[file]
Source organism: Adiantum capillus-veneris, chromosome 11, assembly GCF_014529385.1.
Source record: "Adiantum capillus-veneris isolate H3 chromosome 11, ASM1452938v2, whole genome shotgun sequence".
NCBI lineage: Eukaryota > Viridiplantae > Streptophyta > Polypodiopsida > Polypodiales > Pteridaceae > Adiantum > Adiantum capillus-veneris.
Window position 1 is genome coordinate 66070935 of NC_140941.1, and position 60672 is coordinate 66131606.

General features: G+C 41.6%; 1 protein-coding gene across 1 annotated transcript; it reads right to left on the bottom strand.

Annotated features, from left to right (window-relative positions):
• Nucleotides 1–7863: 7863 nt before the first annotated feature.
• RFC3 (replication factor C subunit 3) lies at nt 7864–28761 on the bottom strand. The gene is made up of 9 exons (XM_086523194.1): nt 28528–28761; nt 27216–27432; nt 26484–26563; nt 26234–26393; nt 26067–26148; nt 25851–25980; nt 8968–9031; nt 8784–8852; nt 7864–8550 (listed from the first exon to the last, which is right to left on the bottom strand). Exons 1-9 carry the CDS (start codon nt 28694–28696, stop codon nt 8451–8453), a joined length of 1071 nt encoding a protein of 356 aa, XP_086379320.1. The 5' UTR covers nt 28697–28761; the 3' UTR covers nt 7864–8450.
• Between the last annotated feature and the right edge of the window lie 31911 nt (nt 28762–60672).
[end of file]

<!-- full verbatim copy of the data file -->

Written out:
Source organism: Adiantum capillus-veneris, chromosome 11, assembly GCF_014529385.1.
Source record: "Adiantum capillus-veneris isolate H3 chromosome 11, ASM1452938v2, whole genome shotgun sequence".
NCBI lineage: Eukaryota > Viridiplantae > Streptophyta > Polypodiopsida > Polypodiales > Pteridaceae > Adiantum > Adiantum capillus-veneris.
Window position 1 is genome coordinate 66070935 of NC_140941.1, and position 60672 is coordinate 66131606.

General features: G+C 41.6%; 1 protein-coding gene across 1 annotated transcript; it reads right to left on the bottom strand.

Annotated features, from left to right (window-relative positions):
• Nucleotides 1–7863: 7863 nt before the first annotated feature.
• RFC3 (replication factor C subunit 3) lies at nt 7864–28761 on the bottom strand. The gene is made up of 9 exons (XM_086523194.1): nt 28528–28761; nt 27216–27432; nt 26484–26563; nt 26234–26393; nt 26067–26148; nt 25851–25980; nt 8968–9031; nt 8784–8852; nt 7864–8550 (listed from the first exon to the last, which is right to left on the bottom strand). Exons 1-9 carry the CDS (start codon nt 28694–28696, stop codon nt 8451–8453), a joined length of 1071 nt encoding a protein of 356 aa, XP_086379320.1. The 5' UTR covers nt 28697–28761; the 3' UTR covers nt 7864–8450.
• Between the last annotated feature and the right edge of the window lie 31911 nt (nt 28762–60672).